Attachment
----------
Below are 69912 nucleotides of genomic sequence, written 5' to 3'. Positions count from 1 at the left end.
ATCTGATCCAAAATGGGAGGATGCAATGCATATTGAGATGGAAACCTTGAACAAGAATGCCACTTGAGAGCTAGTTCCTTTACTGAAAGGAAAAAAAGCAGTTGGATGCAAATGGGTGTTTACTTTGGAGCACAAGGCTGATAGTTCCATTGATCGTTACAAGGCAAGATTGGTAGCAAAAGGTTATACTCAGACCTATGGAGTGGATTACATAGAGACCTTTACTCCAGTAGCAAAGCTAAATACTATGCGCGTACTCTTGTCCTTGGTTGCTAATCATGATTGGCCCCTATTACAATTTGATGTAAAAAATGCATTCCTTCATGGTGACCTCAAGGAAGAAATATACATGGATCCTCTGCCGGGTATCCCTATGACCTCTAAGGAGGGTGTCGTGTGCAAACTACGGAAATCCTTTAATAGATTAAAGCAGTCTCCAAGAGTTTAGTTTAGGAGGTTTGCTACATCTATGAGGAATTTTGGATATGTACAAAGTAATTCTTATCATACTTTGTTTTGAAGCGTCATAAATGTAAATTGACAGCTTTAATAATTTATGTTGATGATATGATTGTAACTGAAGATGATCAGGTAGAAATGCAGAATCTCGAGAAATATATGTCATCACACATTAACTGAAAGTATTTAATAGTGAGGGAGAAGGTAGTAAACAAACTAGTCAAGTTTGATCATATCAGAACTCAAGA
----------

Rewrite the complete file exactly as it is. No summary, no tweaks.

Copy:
Below are 69912 nucleotides of genomic sequence, written 5' to 3'. Positions count from 1 at the left end.
ATCTGATCCAAAATGGGAGGATGCAATGCATATTGAGATGGAAACCTTGAACAAGAATGCCACTTGAGAGCTAGTTCCTTTACTGAAAGGAAAAAAAGCAGTTGGATGCAAATGGGTGTTTACTTTGGAGCACAAGGCTGATAGTTCCATTGATCGTTACAAGGCAAGATTGGTAGCAAAAGGTTATACTCAGACCTATGGAGTGGATTACATAGAGACCTTTACTCCAGTAGCAAAGCTAAATACTATGCGCGTACTCTTGTCCTTGGTTGCTAATCATGATTGGCCCCTATTACAATTTGATGTAAAAAATGCATTCCTTCATGGTGACCTCAAGGAAGAAATATACATGGATCCTCTGCCGGGTATCCCTATGACCTCTAAGGAGGGTGTCGTGTGCAAACTACGGAAATCCTTTAATAGATTAAAGCAGTCTCCAAGAGTTTAGTTTAGGAGGTTTGCTACATCTATGAGGAATTTTGGATATGTACAAAGTAATTCTTATCATACTTTGTTTTGAAGCGTCATAAATGTAAATTGACAGCTTTAATAATTTATGTTGATGATATGATTGTAACTGAAGATGATCAGGTAGAAATGCAGAATCTCGAGAAATATATGTCATCACACATTAACTGAAAGTATTTAATAGTGAGGGAGAAGGTAGTAAACAAACTAGTCAAGTTTGATCATATCAGAACTCAAGA